Excessive overspeed of extension 60 could pull cage 68 and rollers 70 beyond the central position into a clutch engaging position on the opposite side of cam 64. This may occur as a result of shocks to the driveline, or unusual operating conditions such as, for example, a tire blowout. In particular, a front tire blowout would cause the rolling radius of that wheel to become suddenly reduced. Such changes in the characteristics of a vehicle driveline would generate shocks which could cause instantaneous excessive overspeed sufficient to pull the rollers beyond the freewheel position toward clutch engagement on the opposite side of the cam. While enough friction on the cage to prevent this could be built into the system, the amount required would be wasteful of power and could lead to excessive wear under normal operating conditions.
The direction-sensitive blocking mechanism disclosed herein prevents such inadvertent movement of rollers 70, and is operable independently of speed. Initial vehicle movement causes rotation of sprocket 32 to drive output shaft 52 and cam 64. Pin 84, secured to flange 36 of sprocket 32, rotates therewith and with cam 64. Element 86 is carried with pin 84. After a slight delay determined by the lost motion connection between cam followers 92 and 94 and cam 102, one of the cam followers will contact the cam. Element 86 will be displaced to the position shown in either FIG. 7 or FIG. 8, depending on the direction of vehicle movement. Either of surfaces 96 or 98 is spaced from wear ring 82, and thus there is essentially no friction developed between element 86 and drag ring 100 once element 86 has been cammed into the blocking positions of FIG. 7 or 8. In the event of a shock resulting in excessive camming force, pivotal movement of element 86 about pin 84 out of its blocking position is prevented by contact of either surface 96 or 98 with wear ring 82. Such contact should be of momentary duration and thus should develop little or no friction.
The blocking mechanism is designed such that when element 86 is cammed into its blocking position, rotation of roller cage 68 is sufficient to cause a finger 74 to abut one of tabs 104 or 106. Drag ring 100 is carried with roller cage 68, and friction developed between drag ring 100 and wear ring 82 reinforces the bias on roller cage 68 developed by drag ring 76.
The profile of cam 102 is such that a mechanical advantage develops high actuating forces for camming element 86 for a given rotation, as compared with the actuating forces developed using prior mechanisms.
With element 86 in the blocking positions of FIG. 7 or 8, fingers 74 have limited freedom of movement such that cage 68 and rollers 70 are movable between clutch engaging and disengaging positions, but are blocked by element 86 from movement to the opposite clutch engaging position.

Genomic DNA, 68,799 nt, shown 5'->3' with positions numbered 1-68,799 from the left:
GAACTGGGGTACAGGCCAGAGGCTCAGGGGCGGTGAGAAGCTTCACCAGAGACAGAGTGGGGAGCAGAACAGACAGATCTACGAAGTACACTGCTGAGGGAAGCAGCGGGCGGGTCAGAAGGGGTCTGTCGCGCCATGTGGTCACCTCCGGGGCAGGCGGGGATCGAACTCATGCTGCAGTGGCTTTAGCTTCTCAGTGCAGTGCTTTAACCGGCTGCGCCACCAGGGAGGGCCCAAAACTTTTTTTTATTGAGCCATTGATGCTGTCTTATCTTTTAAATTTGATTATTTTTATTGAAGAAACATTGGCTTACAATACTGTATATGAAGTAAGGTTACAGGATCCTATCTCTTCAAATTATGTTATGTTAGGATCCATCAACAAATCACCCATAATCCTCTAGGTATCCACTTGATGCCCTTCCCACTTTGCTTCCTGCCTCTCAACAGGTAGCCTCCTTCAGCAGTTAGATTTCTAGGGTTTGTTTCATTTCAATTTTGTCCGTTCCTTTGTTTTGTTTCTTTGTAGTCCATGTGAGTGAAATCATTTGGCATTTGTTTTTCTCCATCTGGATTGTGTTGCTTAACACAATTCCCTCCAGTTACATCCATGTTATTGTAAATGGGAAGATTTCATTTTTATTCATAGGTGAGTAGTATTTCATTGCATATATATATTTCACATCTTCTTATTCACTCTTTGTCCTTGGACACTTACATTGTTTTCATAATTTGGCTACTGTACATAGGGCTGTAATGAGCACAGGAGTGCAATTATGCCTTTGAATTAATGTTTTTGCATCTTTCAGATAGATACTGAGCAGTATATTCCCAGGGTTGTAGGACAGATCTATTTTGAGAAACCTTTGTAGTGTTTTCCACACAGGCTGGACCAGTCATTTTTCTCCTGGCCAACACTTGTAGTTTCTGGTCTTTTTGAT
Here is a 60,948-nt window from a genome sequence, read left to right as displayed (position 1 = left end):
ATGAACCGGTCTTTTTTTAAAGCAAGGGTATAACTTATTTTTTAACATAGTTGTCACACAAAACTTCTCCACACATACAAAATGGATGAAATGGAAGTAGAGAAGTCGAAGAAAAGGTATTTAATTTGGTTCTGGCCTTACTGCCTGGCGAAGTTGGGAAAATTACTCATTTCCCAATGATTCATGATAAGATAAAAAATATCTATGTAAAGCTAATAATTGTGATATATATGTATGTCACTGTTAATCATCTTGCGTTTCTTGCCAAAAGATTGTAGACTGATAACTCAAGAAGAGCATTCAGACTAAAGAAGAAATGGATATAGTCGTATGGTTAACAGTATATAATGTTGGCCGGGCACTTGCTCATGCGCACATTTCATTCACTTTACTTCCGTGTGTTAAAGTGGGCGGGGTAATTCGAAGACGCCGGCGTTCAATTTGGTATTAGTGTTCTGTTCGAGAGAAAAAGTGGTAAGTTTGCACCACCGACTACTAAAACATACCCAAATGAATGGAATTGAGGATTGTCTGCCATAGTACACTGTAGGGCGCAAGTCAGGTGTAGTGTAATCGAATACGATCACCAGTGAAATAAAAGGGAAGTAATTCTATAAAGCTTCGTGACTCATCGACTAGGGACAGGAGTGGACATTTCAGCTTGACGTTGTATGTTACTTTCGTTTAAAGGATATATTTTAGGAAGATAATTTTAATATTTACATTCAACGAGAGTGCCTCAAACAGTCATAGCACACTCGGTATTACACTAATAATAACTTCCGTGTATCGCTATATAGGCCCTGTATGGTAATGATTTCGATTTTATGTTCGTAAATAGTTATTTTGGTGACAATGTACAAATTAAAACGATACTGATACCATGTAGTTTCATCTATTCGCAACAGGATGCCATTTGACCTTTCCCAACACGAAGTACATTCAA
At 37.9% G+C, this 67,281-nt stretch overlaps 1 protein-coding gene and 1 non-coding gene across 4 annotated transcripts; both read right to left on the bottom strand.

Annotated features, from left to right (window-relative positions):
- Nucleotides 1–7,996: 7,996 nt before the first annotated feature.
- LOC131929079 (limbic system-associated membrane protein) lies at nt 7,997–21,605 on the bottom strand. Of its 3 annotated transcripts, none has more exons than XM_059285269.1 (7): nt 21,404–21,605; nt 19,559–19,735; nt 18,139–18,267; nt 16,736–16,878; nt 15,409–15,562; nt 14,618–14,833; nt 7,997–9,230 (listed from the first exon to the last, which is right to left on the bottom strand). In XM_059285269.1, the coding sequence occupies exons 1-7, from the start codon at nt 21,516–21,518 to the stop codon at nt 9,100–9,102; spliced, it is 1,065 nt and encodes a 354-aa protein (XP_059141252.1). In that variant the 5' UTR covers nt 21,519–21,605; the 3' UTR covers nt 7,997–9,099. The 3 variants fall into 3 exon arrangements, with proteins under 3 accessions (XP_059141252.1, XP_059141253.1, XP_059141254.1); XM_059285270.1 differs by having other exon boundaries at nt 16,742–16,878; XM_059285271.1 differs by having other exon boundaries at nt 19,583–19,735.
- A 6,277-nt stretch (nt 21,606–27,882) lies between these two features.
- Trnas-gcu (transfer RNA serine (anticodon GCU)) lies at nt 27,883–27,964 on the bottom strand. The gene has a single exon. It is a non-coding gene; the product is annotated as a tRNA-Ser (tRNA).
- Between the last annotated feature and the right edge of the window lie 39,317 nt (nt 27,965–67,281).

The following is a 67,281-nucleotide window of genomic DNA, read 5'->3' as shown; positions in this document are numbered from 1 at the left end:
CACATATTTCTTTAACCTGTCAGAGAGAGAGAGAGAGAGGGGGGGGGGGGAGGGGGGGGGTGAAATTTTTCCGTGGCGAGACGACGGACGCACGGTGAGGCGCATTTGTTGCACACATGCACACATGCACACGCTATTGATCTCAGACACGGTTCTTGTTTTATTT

While a preferred embodiment of the invention has been shown and described, this should be considered as illustrative and may be modified by those skilled in the art. It is intended that the claims herein cover all such modifications as may fall within the spirit and scope of the invention.
|Cited Patent||Filing date||Publication date||Applicant||Title|
|US3463279 *||Nov 1, 1967||Aug 26, 1969||Kendale Industries||Reversible pawl-type clutch mechanism|
|US3481436 *||Nov 30, 1967||Dec 2, 1969||Eaton Yale & Towne||Clutch for a vehicle drive|
|US4018317 *||Aug 7, 1975||Apr 19, 1977||Borg-Warner Corporation||Spin proof tandem axle drive mechanism|
|US4047601 *||Jun 1, 1976||Sep 13, 1977||Borg-Warner Corporation||Automatic four-wheel drive transfer case|
|US4083419 *||Aug 23, 1976||Apr 11, 1978||Borg-Warner Corporation||Automatic four-wheel drive transfer case|
|Citing Patent||Filing date||Publication date||Applicant||Title|
|US4911258 *||Jul 29, 1987||Mar 27, 1990||Coalpower, Inc.||Curvilinear flexible vehicle drive structure and method|
|US5103950 *||Feb 26, 1991||Apr 14, 1992||Nsk-Warner K.K.||Cylindrical roller type two-way clutch|
|US5307911 *||Aug 10, 1993||May 3, 1994||Inuktun Services Ltd.||Two-way clutch|
|US5992592 *||Mar 24, 1998||Nov 30, 1999||Borg-Warner Automotive, Inc.||Bi-directional overrunning clutch assembly for transfer cases and the like|
|US6033334 *||Jun 24, 1998||Mar 7, 2000||Borg-Warner Automotive, Inc.||Transfer case having speed proportional clutch|
|US6062361 *||Nov 3, 1998||May 16, 2000||Borg-Warner Automotive, Inc.||Acceleration sensitive double overrunning clutch|
|US6481548 *||Jul 25, 2001||Nov 19, 2002||Ntn Corporation||Two-way clutch with limited slip feature|
|WO2010005795A1 *||Jun 25, 2009||Jan 14, 2010||Magna Powertrain Usa, Inc.||Progressive coupling assembly with bi-directional roller clutch for pump disconnect|
|U.S. Classification||192/36, 180/253, 192/44|
|International Classification||F16D47/04, F16D43/04, F16D41/02, F16D41/10|
|Cooperative Classification||F16D41/105, F16D47/04, F16D43/04|
|European Classification||F16D47/04, F16D41/10B, F16D43/04|
|Sep 5, 1989||AS||Assignment|
Owner name: BORG-WARNER CORPORATION, A DE CORP.
Free format text: ASSIGNMENT OF ASSIGNORS INTEREST. EFFECTIVE AS OF DEC. 31, 1987;ASSIGNOR:BORG-WARNER AUTOMOTIVE, INC., A DE CORP.;REEL/FRAME:005287/0001
Effective date: 19881122
|Feb 20, 1992||AS||Assignment|
Owner name: BORG-WARNER AUTOMOTIVE DIVERSIFIED TRANSMISSION PR
Free format text: ASSIGNMENT OF ASSIGNORS INTEREST.;ASSIGNOR:BORG-WARNER CORPORATION A CORP. OF DELAWARE;REEL/FRAME:006024/0056
Effective date: 19920210